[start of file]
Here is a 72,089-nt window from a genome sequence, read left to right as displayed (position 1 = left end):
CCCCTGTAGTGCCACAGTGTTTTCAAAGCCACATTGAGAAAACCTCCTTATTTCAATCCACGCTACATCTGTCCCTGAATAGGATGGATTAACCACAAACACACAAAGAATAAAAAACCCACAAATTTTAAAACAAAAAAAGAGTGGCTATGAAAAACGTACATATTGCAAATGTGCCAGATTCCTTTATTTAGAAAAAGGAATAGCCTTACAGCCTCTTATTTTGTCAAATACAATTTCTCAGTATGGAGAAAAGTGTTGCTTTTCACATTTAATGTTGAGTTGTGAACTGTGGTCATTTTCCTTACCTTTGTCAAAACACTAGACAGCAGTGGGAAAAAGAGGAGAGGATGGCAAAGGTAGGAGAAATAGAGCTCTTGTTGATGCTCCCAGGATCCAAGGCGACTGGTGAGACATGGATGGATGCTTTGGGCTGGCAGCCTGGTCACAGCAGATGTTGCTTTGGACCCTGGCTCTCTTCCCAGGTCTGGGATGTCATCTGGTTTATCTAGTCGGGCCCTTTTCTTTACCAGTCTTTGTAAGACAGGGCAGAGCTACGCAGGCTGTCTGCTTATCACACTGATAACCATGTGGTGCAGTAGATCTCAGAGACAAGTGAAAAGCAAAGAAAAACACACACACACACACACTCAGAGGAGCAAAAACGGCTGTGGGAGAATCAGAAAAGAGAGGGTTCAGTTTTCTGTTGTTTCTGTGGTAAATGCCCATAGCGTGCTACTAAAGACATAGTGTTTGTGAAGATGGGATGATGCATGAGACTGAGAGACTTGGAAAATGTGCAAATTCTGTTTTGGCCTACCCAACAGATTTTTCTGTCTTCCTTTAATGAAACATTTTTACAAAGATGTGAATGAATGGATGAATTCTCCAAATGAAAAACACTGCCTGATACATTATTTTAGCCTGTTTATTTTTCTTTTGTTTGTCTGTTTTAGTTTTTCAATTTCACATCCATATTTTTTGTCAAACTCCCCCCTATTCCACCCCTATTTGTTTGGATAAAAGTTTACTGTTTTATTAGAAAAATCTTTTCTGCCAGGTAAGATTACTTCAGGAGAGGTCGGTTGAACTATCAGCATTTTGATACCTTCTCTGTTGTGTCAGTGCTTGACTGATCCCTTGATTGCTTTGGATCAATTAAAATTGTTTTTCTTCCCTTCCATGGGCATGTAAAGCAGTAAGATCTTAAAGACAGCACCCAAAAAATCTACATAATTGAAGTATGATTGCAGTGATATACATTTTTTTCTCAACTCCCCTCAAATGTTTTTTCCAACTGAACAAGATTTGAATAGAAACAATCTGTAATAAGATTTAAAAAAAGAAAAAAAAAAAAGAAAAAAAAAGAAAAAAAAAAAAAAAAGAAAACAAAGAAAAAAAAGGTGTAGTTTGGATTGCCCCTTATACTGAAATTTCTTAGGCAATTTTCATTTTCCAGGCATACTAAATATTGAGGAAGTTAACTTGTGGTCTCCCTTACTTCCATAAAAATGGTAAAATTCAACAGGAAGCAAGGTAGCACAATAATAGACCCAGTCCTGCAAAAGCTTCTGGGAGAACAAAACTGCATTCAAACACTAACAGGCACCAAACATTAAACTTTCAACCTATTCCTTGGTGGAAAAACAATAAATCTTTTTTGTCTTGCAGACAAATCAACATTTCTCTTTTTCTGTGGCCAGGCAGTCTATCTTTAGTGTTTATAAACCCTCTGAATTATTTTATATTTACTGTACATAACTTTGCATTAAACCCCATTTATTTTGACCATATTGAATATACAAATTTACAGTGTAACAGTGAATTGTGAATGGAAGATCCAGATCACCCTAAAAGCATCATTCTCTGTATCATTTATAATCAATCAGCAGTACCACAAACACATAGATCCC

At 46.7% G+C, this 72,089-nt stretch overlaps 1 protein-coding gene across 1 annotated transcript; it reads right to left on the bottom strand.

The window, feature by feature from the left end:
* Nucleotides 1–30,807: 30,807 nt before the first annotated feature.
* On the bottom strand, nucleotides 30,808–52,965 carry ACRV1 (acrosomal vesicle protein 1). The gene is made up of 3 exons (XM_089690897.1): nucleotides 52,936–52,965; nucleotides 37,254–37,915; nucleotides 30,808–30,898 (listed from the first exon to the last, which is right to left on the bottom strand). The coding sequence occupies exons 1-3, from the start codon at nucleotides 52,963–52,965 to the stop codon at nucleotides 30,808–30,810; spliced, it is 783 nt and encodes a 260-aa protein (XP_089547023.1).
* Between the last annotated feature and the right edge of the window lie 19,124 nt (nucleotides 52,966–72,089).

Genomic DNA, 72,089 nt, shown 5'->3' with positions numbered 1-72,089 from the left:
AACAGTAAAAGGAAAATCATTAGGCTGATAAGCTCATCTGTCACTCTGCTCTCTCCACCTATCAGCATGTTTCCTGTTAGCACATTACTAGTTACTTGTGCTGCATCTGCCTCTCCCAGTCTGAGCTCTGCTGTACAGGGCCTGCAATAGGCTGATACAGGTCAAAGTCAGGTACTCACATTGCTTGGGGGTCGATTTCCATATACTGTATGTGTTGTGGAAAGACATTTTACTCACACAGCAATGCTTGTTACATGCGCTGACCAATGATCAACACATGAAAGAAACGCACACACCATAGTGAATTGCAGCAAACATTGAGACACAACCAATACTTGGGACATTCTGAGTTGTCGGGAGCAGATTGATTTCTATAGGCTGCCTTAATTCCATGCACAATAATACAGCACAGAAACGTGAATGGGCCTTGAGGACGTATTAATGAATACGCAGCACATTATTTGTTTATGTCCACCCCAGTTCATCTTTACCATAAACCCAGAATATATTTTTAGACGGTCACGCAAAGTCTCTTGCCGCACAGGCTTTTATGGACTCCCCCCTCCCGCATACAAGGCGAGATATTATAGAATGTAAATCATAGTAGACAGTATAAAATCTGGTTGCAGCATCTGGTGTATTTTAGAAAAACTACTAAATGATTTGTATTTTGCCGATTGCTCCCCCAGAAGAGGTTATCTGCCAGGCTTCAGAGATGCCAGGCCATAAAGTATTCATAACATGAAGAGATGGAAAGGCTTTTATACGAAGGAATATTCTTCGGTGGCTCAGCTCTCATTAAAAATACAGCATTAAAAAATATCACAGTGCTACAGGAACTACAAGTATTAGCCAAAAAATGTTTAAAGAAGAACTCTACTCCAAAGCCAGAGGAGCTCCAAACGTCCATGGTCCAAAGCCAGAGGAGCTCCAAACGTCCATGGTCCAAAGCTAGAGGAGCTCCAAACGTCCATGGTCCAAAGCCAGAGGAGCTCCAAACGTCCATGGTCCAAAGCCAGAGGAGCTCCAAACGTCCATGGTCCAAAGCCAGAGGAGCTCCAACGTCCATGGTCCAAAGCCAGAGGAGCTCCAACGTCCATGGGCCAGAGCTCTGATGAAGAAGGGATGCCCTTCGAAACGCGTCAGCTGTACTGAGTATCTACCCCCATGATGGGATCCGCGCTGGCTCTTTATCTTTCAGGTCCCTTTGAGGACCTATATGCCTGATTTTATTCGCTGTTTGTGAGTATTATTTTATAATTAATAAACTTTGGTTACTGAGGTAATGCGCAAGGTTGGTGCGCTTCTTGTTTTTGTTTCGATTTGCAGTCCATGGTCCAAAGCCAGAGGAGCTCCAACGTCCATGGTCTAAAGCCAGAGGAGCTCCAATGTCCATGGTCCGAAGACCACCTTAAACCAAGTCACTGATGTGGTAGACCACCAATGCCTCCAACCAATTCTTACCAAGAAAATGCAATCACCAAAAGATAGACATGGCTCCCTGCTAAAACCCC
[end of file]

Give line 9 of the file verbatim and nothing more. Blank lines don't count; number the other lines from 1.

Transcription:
AACAGTAAAAGGAAAATCATTAGGCTGATAAGCTCATCTGTCACTCTGCTCTCTCCACCTATCAGCATGTTTCCTGTTAGCACATTACTAGTTACTTGTGCTGCATCTGCCTCTCCCAGTCTGAGCTCTGCTGTACAGGGCCTGCAATAGGCTGATACAGGTCAAAGTCAGGTACTCACATTGCTTGGGGGTCGATTTCCATATACTGTATGTGTTGTGGAAAGACATTTTACTCACACAGCAATGCTTGTTACATGCGCTGACCAATGATCAACACATGAAAGAAACGCACACACCATAGTGAATTGCAGCAAACATTGAGACACAACCAATACTTGGGACATTCTGAGTTGTCGGGAGCAGATTGATTTCTATAGGCTGCCTTAATTCCATGCACAATAATACAGCACAGAAACGTGAATGGGCCTTGAGGACGTATTAATGAATACGCAGCACATTATTTGTTTATGTCCACCCCAGTTCATCTTTACCATAAACCCAGAATATATTTTTAGACGGTCACGCAAAGTCTCTTGCCGCACAGGCTTTTATGGACTCCCCCCTCCCGCATACAAGGCGAGATATTATAGAATGTAAATCATAGTAGACAGTATAAAATCTGGTTGCAGCATCTGGTGTATTTTAGAAAAACTACTAAATGATTTGTATTTTGCCGATTGCTCCCCCAGAAGAGGTTATCTGCCAGGCTTCAGAGATGCCAGGCCATAAAGTATTCATAACATGAAGAGATGGAAAGGCTTTTATACGAAGGAATATTCTTCGGTGGCTCAGCTCTCATTAAAAATACAGCATTAAAAAATATCACAGTGCTACAGGAACTACAAGTATTAGCCAAAAAATGTTTAAAGAAGAACTCTACTCCAAAGCCAGAGGAGCTCCAAACGTCCATGGTCCAAAGCCAGAGGAGCTCCAAACGTCCATGGTCCAAAGCTAGAGGAGCTCCAAACGTCCATGGTCCAAAGCCAGAGGAGCTCCAAACGTCCATGGTCCAAAGCCAGAGGAGCTCCAAACGTCCATGGTCCAAAGCCAGAGGAGCTCCAACGTCCATGGTCCAAAGCCAGAGGAGCTCCAACGTCCATGGGCCAGAGCTCTGATGAAGAAGGGATGCCCTTCGAAACGCGTCAGCTGTACTGAGTATCTACCCCCATGATGGGATCCGCGCTGGCTCTTTATCTTTCAGGTCCCTTTGAGGACCTATATGCCTGATTTTATTCGCTGTTTGTGAGTATTATTTTATAATTAATAAACTTTGGTTACTGAGGTAATGCGCAAGGTTGGTGCGCTTCTTGTTTTTGTTTCGATTTGCAGTCCATGGTCCAAAGCCAGAGGAGCTCCAACGTCCATGGTCTAAAGCCAGAGGAGCTCCAATGTCCATGGTCCGAAGACCACCTTAAACCAAGTCACTGATGTGGTAGACCACCAATGCCTCCAACCAATTCTTACCAAGAAAATGCAATCACCAAAAGATAGACATGGCTCCCTGCTAAAACCCC